Class of 2014: Get ready for a rocky job market.
It's been about five years since the recession officially ended, but there is still a sizable group of young high school and college grads who are idle. Known as "disconnected youth," these under 25-year-olds are neither working, nor enrolled in college.
Roughly 1 in 5 young high school graduates and 1 in 10 recent college graduates fell into these ranks last year, according to a new report by the Economic Policy Institute, a liberal think tank.
The researchers used government census data to come to some rather depressing conclusions for the class of 2014. Young people graduating from high school or college in the next few months will "join a sizable backlog of unemployed college graduates from the last five graduating classes in an extremely difficult job market," they say.
The growing ranks of "disconnected youth" make for a worrisome trend, confirmed by earlier studies conducted by the Brookings Institution and the Social Science Research Council.
While the three research groups crunched the data separately, the conclusions all remain the same: Being "disconnected" is a setback that could have a lasting impact on millennials' career tracks and lifetime earnings.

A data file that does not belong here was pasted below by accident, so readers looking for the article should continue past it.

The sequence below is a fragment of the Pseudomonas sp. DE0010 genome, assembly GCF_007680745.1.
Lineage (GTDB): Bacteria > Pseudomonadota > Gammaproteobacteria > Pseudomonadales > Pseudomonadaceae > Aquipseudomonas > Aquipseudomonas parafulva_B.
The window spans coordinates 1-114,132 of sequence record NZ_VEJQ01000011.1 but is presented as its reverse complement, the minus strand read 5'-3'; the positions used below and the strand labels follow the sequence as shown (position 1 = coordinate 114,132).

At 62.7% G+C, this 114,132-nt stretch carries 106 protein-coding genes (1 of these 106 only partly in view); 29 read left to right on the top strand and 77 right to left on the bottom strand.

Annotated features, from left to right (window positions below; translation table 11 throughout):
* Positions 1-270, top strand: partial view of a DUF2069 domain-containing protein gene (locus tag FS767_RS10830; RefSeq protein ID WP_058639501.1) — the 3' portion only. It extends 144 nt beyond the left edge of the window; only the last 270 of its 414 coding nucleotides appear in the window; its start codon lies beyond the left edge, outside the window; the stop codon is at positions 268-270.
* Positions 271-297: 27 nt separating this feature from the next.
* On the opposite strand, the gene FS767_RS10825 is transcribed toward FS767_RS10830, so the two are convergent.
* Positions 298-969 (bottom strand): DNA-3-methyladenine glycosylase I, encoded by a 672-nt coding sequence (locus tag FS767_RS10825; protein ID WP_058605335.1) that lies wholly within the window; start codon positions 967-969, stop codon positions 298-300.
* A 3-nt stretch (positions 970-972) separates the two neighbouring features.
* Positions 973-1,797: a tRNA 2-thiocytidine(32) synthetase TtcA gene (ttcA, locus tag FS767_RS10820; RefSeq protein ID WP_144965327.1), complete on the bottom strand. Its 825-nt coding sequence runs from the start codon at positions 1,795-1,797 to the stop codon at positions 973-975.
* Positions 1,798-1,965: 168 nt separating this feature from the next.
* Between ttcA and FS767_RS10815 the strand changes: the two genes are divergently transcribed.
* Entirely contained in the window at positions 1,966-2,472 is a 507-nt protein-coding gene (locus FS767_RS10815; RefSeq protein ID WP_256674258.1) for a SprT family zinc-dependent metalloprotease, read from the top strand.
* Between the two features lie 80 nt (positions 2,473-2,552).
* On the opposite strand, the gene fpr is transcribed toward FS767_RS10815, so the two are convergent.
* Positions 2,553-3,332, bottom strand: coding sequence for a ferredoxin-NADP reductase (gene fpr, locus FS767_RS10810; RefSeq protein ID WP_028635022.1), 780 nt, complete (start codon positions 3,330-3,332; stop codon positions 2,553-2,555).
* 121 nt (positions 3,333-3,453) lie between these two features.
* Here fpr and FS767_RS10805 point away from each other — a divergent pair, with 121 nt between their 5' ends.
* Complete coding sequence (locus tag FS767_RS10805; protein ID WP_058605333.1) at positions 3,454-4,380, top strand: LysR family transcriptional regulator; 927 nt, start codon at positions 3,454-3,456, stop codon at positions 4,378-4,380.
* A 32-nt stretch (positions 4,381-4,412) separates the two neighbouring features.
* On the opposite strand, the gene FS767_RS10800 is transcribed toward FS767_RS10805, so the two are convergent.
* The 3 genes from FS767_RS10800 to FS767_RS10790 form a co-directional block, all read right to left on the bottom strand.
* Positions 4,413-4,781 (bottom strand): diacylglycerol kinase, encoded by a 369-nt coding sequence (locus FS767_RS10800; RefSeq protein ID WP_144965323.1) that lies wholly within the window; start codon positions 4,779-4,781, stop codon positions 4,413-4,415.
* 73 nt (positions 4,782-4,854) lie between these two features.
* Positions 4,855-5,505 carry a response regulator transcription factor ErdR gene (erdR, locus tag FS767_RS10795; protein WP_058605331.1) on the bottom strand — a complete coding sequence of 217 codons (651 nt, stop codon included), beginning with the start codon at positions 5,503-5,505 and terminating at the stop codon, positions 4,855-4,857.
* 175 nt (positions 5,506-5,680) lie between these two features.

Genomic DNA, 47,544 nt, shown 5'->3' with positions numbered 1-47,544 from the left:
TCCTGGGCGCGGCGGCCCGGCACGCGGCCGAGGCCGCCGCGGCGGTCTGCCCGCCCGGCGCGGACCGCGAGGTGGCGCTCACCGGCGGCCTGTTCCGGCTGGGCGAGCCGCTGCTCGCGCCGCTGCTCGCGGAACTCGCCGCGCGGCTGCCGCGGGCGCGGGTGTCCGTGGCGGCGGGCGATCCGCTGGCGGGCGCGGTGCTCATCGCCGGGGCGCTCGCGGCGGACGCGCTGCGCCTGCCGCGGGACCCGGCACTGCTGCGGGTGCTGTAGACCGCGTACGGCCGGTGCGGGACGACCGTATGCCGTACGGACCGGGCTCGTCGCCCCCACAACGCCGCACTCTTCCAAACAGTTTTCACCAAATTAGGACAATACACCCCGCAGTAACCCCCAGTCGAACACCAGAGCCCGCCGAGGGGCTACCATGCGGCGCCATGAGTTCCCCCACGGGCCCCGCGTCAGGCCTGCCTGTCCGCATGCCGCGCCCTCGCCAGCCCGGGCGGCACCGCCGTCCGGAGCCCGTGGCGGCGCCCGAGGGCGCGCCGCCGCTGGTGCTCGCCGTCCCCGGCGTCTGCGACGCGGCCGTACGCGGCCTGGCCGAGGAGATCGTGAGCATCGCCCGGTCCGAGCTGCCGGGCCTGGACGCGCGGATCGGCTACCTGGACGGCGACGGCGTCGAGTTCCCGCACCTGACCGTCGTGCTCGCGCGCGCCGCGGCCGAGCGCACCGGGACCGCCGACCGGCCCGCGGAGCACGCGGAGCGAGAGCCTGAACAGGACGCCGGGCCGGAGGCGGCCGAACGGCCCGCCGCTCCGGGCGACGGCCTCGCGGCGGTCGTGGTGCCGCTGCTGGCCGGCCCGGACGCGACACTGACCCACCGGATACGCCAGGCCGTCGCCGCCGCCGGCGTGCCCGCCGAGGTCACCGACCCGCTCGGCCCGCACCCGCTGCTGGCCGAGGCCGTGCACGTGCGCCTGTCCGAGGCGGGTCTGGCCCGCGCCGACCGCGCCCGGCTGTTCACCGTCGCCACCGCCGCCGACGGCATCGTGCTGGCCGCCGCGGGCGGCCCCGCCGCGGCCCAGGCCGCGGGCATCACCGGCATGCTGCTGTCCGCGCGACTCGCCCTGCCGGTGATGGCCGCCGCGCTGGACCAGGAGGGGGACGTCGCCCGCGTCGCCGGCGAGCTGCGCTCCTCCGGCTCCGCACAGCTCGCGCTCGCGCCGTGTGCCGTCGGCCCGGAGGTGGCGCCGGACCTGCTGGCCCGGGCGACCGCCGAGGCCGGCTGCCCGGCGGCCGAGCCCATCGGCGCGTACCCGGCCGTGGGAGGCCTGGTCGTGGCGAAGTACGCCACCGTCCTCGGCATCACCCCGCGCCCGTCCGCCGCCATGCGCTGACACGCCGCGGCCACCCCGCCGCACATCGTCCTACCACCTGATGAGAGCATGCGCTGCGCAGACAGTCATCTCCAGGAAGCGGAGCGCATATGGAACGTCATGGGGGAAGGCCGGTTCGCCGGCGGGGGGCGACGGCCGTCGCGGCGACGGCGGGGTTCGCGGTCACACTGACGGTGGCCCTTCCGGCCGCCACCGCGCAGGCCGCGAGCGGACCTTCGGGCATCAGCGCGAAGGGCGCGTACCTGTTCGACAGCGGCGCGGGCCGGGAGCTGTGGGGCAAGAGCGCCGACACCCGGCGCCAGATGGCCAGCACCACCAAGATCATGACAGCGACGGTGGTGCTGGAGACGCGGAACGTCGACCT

So if they're not working or studying, what are these young people doing instead?
Unfortunately, the data doesn't get very specific. Many are actively looking for jobs, while others may be taking care of family, volunteering, living with a disability that makes it difficult to work, or yes... vegging out playing video games.
As for those who do get jobs, they are not immune from the ongoing impact of the jobs crisis, either.
For starters, even the lucky graduates who find jobs are starting out with wages lower than the generation that came before them. Wages for young graduates have been falling for over a decade, according to EPI.
Recent high school grads (ages 17 to 20) earn hourly wages around $9.82. After adjusting for inflation, that's 11% lower than they earned in 2000.
For recent college grads between the ages of 21 and 24, average earnings are around $16.99, or 8% lower than they were in 2007.
These declines represent a substantial amount of money. If wages had merely remained about the same, for example, today's young graduates would be earning about $2,500 to $3,000 more per year.
Meanwhile, job benefits are also on the decline. In 2000, about 53% of newly employed college grads received health insurance from their job. Now only 31% do.
It's possible to overcome these setbacks as young workers move up the career ladder, but the process often takes 10 to 15 years, the report warns.
"The evidence suggests that because of their unlucky timing -- in other words, through absolutely no fault of their own -- this cohort is very likely to fare poorly for at least the next decade," it says.